Big Push Over, But Klamath River Pigs Have Arrived

By Mick Thomas | 10/22/2012

It’s been a challenging year on the Lower Klamath River. There’s been a massive amount of salmon in the river, meanwhile the bite wasn’t indicative of the numbers. I’ve noticed a few differences between this year and the last few.

First off, I’ve seen less biters in this year’s crop. We’ve had to work tougher for, but the guys putting in long hours still are getting them and hooking up some big ones, too. Surprisingly, crowds were the largest I’ve seen in decades. Some days you had to park what felt like a mile from the launch ramp.


Fortunately, those crowds fled at the end of September. The river has been left to the few locals that have been guiding and fishing it for decades. This is my favorite time to salmon fish here. The leaves are changing colors, there’s little boat traffic and the bigger fish are in.

Last fall, we boated several fish to the mid 50s. Thus far this season I’ve seen fewer numbers of those larger fish. This year, nevertheless, our biggest has been 46 pounds. We had one fish on that pushed 60, but weren’t able to land it.

(Below) One of the larger fish Thomas’ clients caught in fall of 2011


Honestly, I think those big fish are here right now, but they are just starting to come in. But, as we all know we don’t control Mother Nature. These bigger fish are later than they normally are by a few weeks. Could be because the rains came later this fall.


(Above: Thomas and a client from fall 2011)
To recap the last three months, I think it was an enormous run, but the fish wouldn’t bite for several reasons. Most notably, we had an extreme large fry out-push. It’s been difficult to get the big fish to bite because the fry are grabbing the roe before the adults see it. Good god, there’s millions of fry this year. In three years look the hell out. It’s going to be a heck of a run.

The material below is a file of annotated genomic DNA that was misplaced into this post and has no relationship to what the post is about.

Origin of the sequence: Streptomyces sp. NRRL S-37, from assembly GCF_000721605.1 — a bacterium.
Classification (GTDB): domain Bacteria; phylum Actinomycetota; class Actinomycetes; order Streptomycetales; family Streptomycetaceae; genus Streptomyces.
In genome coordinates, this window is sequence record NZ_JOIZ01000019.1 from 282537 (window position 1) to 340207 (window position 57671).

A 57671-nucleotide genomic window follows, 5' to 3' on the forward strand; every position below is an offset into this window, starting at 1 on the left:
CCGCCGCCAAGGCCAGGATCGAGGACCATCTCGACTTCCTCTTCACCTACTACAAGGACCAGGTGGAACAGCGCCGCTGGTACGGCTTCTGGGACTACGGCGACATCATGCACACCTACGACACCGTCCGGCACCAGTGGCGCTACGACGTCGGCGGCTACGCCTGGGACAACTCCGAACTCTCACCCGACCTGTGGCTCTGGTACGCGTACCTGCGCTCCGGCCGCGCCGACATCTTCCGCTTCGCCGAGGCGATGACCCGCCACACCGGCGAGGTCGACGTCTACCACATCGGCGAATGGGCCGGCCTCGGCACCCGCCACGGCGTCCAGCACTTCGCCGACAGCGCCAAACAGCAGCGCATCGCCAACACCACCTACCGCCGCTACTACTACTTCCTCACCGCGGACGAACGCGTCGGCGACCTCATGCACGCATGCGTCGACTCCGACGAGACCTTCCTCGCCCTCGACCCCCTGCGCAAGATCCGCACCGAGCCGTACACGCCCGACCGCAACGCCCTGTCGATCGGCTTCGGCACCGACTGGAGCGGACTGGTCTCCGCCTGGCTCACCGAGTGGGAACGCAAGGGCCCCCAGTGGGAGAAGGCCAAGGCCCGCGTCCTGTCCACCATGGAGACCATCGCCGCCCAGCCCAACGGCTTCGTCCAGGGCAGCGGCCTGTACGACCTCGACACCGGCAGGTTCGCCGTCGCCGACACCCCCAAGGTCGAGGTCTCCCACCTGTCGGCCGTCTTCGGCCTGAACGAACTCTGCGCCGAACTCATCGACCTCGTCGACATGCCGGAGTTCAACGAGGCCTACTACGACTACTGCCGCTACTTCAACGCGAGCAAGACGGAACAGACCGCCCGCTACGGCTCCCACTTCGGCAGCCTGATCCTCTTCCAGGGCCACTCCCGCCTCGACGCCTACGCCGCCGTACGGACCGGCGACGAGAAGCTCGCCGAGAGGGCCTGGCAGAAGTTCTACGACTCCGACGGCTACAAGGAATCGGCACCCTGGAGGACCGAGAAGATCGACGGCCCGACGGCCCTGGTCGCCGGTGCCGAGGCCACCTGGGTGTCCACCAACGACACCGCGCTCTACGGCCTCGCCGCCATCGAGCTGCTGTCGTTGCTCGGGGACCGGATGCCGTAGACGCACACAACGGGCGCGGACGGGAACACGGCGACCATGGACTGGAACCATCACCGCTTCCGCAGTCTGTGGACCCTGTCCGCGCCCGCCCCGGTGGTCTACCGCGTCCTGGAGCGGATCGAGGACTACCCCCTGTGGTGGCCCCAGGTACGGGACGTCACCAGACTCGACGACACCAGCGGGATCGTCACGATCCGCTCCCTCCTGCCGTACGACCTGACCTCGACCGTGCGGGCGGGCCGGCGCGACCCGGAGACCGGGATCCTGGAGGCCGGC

Fry aren’t the only culprit. Water releases made the fish move faster. They moved out of this area much faster than normal. In year’s past they held longer in the lower river before bolting up.

On the other hand, our toughest hurdle has been moss. In this warm water moss is always a factor, but some years are worse than others. This one is pretty bad. The fish don’t want to open their mouths as much because they don’t want to inhale all that moss.

In short, even with larger limits, the bite hasn’t been good, well compared to what we are used to. It’s completely different this year because of the above-mentioned reasons. There’s always hundreds of fish around us, but we can’t get them to bite. I haven’t seen moss like this and the number of juveniles in ions.

However, I’m excited for these last few weeks. We’ve seen some big fish come through since mid October and it’s improving daily. Fortunately, there aren’t many guys around to see them.


There will be fish here through November. But, people leave because the other rivers open and it can be tougher to fish because the water rises a lot and muddies up. Realistically, we have a few weeks left of good fishing.

One common mistake I notice on the Klamath is anglers using pieces of roe that are too big. I’m using smaller baits. The Klamath is a softer river with a lot of moss. If you use a heavier, bigger bait it’d be mossed up in no time.

On the Smith or Chetco when you are back-bouncing you have a cleaner system so you can use bigger baits. The Klamath wouldn’t harbor them because the moss would cover them up. And, this is a wider, flatter river so you have to have bait that’s presentable to this water.

Think about it: if you use a big bait in the swimming pool it’s going to go to the bottom and sit. If not like you have the narrower slots and runs like we have on the Smith. Big isn’t good on this system. I’m staying around the size of a quarter, maybe a little larger.


I cure my eggs differently, too. I like a drier egg and use FireCure and BorX O Fire to achieve the consistency I’m looking for. The reason I like it a little drier on the Klamath is because the water is a lot warmer than the Smith or Chetco so you want a drier bait so it doesn’t fall apart and bleach out as quick. The warmer water will do that to you. Sometimes I mix the cures and others I have some cured in BorX OFire and others in FireCure.